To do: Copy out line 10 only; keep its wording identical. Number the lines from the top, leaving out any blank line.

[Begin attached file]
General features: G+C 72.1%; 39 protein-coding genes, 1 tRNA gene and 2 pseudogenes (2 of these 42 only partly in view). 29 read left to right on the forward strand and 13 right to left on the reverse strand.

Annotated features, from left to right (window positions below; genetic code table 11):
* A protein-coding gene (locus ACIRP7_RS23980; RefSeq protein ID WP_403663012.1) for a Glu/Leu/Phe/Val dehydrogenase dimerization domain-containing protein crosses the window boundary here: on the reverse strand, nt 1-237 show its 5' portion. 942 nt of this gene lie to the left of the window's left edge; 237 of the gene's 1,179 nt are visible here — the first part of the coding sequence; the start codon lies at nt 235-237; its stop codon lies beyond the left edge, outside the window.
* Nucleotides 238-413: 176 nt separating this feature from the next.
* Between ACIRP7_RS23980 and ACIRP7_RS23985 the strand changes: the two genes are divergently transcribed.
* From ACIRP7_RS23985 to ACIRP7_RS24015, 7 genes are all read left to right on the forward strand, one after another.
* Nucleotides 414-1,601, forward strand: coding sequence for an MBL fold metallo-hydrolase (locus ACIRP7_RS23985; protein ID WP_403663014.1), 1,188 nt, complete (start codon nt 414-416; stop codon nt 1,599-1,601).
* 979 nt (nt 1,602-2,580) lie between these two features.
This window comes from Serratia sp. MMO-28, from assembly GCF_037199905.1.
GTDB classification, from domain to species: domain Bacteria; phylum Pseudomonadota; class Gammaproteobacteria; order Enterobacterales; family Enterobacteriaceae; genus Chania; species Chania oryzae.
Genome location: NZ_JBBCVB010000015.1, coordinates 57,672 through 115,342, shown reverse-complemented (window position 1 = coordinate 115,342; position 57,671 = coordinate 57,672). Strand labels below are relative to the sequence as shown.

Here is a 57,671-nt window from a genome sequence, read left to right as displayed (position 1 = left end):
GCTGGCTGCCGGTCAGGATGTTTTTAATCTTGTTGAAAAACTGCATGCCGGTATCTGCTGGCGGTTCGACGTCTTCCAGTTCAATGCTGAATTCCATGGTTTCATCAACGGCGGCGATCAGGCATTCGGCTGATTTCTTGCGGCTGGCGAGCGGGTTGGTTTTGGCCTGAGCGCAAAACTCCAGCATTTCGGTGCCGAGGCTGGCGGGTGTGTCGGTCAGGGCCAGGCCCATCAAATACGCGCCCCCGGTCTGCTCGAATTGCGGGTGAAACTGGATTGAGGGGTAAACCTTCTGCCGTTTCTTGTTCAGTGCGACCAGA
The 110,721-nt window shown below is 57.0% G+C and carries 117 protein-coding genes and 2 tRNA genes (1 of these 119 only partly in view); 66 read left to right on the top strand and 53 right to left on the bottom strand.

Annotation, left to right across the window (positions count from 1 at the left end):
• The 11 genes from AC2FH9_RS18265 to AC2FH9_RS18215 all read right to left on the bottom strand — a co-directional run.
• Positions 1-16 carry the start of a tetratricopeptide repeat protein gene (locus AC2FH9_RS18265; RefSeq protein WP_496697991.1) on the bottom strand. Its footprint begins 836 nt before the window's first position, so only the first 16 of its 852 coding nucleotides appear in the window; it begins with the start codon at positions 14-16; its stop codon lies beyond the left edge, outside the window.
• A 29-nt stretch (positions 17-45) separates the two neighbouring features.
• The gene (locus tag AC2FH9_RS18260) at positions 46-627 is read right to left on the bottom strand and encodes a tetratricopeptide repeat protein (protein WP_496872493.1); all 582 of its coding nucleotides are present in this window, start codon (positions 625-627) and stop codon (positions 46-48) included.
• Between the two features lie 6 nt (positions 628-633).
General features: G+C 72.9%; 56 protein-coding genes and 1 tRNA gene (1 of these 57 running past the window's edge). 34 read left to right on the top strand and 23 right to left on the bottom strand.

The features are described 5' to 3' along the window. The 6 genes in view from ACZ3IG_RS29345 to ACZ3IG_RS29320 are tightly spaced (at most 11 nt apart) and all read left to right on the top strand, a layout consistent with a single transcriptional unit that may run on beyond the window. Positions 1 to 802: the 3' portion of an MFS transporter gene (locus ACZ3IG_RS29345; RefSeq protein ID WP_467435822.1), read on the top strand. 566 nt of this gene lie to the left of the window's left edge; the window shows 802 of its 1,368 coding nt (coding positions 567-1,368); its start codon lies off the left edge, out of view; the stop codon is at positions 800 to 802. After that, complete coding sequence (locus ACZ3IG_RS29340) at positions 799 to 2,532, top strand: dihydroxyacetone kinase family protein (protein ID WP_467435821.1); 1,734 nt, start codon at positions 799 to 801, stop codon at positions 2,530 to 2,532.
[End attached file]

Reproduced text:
GTDB classification, from domain to species: domain Bacteria; phylum Pseudomonadota; class Gammaproteobacteria; order Enterobacterales; family Enterobacteriaceae; genus Chania; species Chania oryzae.